'Drill Down' Inquiries
One of the recently introduced, but little used, features of APPX is the PRINT FILE BROWSABLE flag. You can set this PDF prior to running a report in order to make the report ‘browsable’. This means that while the user is viewing the report, they can position the cursor on any record in the PCF and press Option 33 which will invoke the default input process for that PCF. APPX will automatically position them on the selected record. Note that if the parent process has children (i.e. it is a multi-level output or inquiry/output process) only the PCF associated with the top level process is ‘browsable’.
We can use this to create inquiry processes that have a ‘drill down’ capability. For example, let’s start with an A/R transaction Inquiry. The INQUIRY process has the TAR CUSTOMER file as the PCF, and an OUTPUT process that lists the transactions as an automatic child. Its PCF is the TAR TRANSACT file. We want to add a drill down capability to the transaction display, so the user can pick any transaction and call up more information on it. Since the PRINT FILE BROWSABLE flag only works on the top level PCF, which is CUSTOMER in this case, and we want to browse the transaction file, we replace the INQUIRY with a simple input process that lists the customers, and has the old OUTPUT process attached as an automatic child. We invoke this child as RELATED, and in the start of process of the OUTPUT, we set PRINT FILE BROWSABLE to “Y”. Finally, we create another simple input that displays all the data from the TRANSACT file. This input process name is entered in the Data Dictionary for the TRANSACT file as the Default Process.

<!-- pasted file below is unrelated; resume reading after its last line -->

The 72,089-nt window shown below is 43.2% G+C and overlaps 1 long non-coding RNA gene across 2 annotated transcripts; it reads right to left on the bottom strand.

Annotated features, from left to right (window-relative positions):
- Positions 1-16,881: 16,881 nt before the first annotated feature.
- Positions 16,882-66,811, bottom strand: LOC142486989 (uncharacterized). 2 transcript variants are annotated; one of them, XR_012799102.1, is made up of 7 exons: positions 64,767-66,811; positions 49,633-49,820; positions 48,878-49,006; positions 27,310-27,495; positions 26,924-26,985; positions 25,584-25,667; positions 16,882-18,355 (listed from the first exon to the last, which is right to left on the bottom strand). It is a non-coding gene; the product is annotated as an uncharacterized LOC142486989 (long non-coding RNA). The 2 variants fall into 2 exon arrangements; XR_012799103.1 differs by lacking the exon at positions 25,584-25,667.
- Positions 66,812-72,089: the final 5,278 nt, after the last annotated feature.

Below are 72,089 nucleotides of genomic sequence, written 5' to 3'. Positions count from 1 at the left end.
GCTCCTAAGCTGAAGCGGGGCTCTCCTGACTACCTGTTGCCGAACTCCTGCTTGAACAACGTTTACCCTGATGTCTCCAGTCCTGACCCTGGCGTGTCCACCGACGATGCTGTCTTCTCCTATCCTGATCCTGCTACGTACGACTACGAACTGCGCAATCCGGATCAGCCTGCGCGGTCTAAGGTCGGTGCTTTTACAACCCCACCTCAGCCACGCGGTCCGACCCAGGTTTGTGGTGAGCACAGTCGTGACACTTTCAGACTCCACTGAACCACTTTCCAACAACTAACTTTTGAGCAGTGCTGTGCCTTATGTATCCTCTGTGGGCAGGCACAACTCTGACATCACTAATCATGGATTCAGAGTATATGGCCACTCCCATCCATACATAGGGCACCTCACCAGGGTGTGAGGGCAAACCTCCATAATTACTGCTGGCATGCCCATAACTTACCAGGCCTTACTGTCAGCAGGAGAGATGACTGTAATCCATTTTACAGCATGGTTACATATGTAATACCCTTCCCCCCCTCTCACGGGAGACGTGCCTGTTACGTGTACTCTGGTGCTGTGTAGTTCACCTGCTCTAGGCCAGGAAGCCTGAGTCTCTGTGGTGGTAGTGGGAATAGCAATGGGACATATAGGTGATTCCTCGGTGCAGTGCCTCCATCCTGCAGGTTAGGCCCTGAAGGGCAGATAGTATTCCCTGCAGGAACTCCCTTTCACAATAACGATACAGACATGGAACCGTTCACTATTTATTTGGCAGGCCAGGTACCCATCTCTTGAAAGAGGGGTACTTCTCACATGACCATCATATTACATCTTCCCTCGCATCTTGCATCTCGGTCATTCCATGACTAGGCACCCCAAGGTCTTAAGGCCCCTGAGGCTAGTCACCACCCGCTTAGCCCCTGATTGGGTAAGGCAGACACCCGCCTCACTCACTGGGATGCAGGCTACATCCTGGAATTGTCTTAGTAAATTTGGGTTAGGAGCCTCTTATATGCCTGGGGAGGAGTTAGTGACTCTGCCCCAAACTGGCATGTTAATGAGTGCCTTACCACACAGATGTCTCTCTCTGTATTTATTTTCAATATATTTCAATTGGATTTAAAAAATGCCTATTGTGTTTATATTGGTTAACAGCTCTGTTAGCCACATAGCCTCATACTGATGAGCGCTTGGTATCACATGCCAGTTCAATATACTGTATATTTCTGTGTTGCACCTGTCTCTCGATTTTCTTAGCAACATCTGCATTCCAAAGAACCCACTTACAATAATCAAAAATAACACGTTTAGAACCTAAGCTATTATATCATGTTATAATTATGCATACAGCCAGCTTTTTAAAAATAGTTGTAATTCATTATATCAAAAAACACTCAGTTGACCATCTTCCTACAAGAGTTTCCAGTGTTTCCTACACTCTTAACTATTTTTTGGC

When the user runs the INPUT process and selects a customer, the OUTPUT is invoked, and because the PRINT FILE BROWSABLE flag is turned on, APPX will keep track of the records on the screen. When the user positions the cursor on a particular record and presses Option 33, APPX invokes our simple INPUT on TRANSACT, and positions them automatically on the record they were viewing on the OUTPUT process. When they end the INPUT process, they are returned to the OUTPUT and can select another record for display.
The disadvantage with this approach is that it uses the Default Input process from the Data Dictionary as the process to invoke when the user presses Option 33. You may already have a certain default input process specified for a particular file, and it may not be appropriate for the browsable display. If you can think of an elegant way to solve this problem, let us know!
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